Got questions about life with diabetes? So do we! That's why we offer our weekly diabetes advice column, Ask D'Mine, hosted by veteran type 1 and diabetes author Wil Dubois in New Mexico.

Just in time for Mother's Day this weekend, Wil takes on a question about those special "mom moments" in life with diabetes, and how all the D-sons and daughters out there can show their appreciation.


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Frances, type 1 from Colorado, asks: How can I ever repay my mom for all she’s done for me? I was dx’d really young. She gave me my shots, counted my carbs, poked my finger in the middle of the night. Looking back on it, her life ended when my diabetes began.


Wil@Ask D’Mine answers: I’m guessing that you don’t have kids of your own yet, so you won’t truly understand this until you do, but trust me when I say that you don’t need to “repay” her.

She simply did what mothers do.

Mothers do what needs to be done for their children. And while some mothers have it “easier” than others, I suppose, but there’s nothing simple in the job description. 

Actually, I’d bet that most moms, both D-moms and the garden-variety sort, would be incensed at the idea that they need to be repaid. They want to be appreciated and intermittently thanked for sure, but this isn’t a businesses transaction. This goes much deeper. Motherhood is biologically, genetically, instinctively, and socially hard-wired into women’s brains (and to a lesser extent, to men’s brains too, but as this is Mother’s Day eve, I’m sticking to the folks with two X chromosomes today).

But let’s step back and look specifically at D-moms for a moment. Is their job significantly harder than that of other moms? Let me put on my Nomex flame-proof jump suit, because I’m going to go out on a limb and say, “no.” 

Hear me out. 

First, let me be clear: I’m not belittling the incredibly hard work of D-moms, nor the energy it requires. It’s a bad gig. Long hours. Lots of stress. And unpredictable results. If you calculate the insulin dose wrong, you can hurt your kid. Hell, even if you do it right, diabetes does its own thing anyway, and your kid might get hurt. So it’s one of those jobs in which you have all the responsibility yet none of the authority. Normally, if you get a job like that you tell the boss to “shove it” and you move on.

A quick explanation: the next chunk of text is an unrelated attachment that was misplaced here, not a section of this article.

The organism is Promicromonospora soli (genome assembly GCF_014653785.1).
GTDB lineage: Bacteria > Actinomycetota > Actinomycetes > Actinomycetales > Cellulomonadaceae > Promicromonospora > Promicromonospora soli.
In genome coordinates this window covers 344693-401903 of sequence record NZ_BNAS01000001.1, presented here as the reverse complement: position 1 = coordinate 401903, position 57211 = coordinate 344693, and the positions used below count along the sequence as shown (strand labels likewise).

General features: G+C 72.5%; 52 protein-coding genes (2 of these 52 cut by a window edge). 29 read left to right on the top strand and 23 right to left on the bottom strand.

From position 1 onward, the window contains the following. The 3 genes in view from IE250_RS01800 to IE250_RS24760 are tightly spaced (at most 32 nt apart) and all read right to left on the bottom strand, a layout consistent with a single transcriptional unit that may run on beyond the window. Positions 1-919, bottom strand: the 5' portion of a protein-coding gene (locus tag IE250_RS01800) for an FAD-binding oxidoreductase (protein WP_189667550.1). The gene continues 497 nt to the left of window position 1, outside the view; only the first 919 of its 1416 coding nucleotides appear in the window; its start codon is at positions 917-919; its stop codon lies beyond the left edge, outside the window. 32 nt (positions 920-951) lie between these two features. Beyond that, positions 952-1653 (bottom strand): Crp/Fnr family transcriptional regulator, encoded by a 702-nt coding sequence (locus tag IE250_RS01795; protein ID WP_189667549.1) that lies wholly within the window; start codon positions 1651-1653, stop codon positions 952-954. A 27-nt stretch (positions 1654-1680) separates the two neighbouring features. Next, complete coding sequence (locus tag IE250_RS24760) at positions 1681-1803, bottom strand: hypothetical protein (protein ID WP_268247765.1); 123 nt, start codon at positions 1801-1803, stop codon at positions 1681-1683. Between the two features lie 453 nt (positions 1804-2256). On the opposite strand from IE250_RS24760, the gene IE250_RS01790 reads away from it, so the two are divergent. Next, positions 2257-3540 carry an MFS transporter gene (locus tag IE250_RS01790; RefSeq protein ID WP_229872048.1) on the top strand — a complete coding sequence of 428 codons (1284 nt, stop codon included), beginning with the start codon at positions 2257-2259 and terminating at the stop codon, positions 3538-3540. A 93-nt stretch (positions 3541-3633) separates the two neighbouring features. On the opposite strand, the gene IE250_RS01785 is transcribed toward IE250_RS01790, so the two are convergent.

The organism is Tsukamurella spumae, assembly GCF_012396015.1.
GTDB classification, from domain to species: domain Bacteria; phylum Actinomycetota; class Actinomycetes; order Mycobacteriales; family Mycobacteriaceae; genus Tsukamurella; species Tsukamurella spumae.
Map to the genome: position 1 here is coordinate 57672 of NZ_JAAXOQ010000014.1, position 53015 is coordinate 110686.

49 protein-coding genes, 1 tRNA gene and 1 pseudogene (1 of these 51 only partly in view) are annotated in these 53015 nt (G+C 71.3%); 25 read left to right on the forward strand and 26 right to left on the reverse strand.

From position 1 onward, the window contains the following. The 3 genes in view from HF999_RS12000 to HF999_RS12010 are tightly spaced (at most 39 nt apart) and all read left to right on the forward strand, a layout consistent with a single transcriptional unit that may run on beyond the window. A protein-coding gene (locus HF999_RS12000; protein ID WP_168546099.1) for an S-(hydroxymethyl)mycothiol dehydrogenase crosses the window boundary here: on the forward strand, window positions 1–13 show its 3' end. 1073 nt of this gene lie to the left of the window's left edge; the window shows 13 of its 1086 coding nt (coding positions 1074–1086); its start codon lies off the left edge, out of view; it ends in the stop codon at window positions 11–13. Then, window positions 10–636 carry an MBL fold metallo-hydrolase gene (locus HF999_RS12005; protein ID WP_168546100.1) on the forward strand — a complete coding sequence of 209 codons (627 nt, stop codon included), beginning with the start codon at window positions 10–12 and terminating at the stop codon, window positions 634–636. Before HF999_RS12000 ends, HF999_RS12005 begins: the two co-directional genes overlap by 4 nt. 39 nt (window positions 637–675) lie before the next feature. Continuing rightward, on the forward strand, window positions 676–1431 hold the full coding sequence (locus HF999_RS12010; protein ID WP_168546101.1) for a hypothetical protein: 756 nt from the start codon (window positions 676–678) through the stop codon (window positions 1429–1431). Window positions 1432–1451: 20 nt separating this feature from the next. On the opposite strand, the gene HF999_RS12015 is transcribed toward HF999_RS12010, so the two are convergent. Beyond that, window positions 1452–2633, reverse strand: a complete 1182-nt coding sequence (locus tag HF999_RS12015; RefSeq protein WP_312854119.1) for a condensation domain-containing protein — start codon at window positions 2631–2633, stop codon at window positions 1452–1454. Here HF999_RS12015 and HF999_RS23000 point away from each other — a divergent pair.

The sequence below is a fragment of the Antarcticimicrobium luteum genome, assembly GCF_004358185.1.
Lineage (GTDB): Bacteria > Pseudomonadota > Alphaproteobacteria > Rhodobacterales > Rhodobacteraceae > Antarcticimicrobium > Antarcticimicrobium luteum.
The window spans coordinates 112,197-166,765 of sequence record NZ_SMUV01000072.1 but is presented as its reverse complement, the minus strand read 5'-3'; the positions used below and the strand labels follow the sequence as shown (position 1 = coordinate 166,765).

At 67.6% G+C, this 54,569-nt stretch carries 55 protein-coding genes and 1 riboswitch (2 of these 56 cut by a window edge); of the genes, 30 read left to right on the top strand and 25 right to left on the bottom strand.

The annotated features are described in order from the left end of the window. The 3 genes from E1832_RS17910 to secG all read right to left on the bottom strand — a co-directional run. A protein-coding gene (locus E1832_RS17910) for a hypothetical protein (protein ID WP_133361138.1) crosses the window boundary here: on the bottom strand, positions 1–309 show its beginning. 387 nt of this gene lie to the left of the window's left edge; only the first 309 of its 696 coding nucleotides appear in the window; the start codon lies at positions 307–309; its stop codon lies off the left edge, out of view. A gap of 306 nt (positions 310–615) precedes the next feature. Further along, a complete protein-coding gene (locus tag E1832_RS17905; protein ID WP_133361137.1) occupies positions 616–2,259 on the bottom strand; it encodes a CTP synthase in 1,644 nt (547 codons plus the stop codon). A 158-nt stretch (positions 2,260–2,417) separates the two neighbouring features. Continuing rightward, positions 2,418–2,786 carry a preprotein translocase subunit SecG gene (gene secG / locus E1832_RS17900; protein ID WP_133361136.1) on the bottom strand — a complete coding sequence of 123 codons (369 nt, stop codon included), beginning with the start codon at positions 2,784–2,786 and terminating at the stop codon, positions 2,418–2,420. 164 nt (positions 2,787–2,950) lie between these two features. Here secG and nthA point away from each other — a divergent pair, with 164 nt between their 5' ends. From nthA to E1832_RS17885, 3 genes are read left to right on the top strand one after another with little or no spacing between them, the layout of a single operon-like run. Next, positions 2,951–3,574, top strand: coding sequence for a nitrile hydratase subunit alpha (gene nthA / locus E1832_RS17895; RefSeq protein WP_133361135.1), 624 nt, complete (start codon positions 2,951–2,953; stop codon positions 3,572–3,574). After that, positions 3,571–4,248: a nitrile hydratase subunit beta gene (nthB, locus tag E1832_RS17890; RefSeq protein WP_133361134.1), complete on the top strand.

Motherhood, however, doesn’t allow for that. 

And not to depress people further, but despite the tremendous gains we’ve made as a species in preserving our young over the last 200 years, there’s still no end to the causes of potential heartache that can befall a family which will create monstrous challenges to mothers. Autism comes to mind. Cerebral palsy. Leukemia. The list goes on. Even the mothers of perfectly healthy children have never-ending challenges ranging from scraped knees, to broken hearts, to school violence.

Motherhood is not for wimps.

My point is this: Yes, your diabetes made motherhood tough for your mom. But it was a tough job in the first place. The diabetes is a unique challenge, granted, but all mothers face an unbelievable range of challenges in raising their children. 

So with that in mind, in hindsight, you are feeling she had it uniquely rough. I wouldn’t be surprised if at the time, she might have agreed. But I wonder how she feels now?

She did what she needed to do and look, she succeeded. What a reward! You are all grown up, and a decent enough person to worry about how your childhood disease affected her life. I’m not sure she’d agree with you that her life ended with your diabetes. It changed, for sure. It got more intense, perhaps. But it didn’t end. And she poured her motherly love into doing what needed to be done.

Moms are pretty amazing that way. 

So no matter who you are, PWD since childhood, PWD as adult, or sugar-normal, you DO owe a debt of gratitude to your mother for all her hard work. But it’s not a debt that can be, nor should be, repaid.

So what the heck should you do to honor her then? Well, if you are a woman, you can pay if forward by doing the best job you can when it’s your turn to be a mother. If you are a man, you can pay it forward by helping the mother of your child(ren) in every way you can to lighten the load. 

Still, while true repayment isn’t an option, and isn’t expected, that doesn’t mean that acknowledgement isn’t in order. Who doesn’t like to be recognized for a job well done? But, frankly, I’m not a big fan of waiting for Mother’s Day for that purpose.

Sure, buy your mom some jewelry, flowers, or candy if you want. OK, get her a sappy Hallmark card. Take her to dinner. Those are nice ways to pamper someone. But keep in mind you shouldn’t need an official, consecrated holiday to remind you to thank your mother for all she’s done, fer God’s sake.

If that’s the only time you remember to thank her, then maybe your mom failed to raise you right after all, and she will know it. I’m not saying you should ignore Mother’s Day -- that’s probably not an option socially.

But if you really want to show your mom true, unadulterated appreciation, try picking up the phone on a random day in August, call her up, and say, “Hey, mom, thanks for all you did for me. I love you!”


This is not a medical advice column. We are PWDs freely and openly sharing the wisdom of our collected experiences — our been-there-done-that knowledge from the trenches. But we are not MDs, RNs, NPs, PAs, CDEs, or partridges in pear trees. Bottom line: we are only a small part of your total prescription. You still need the professional advice, treatment, and care of a licensed medical professional.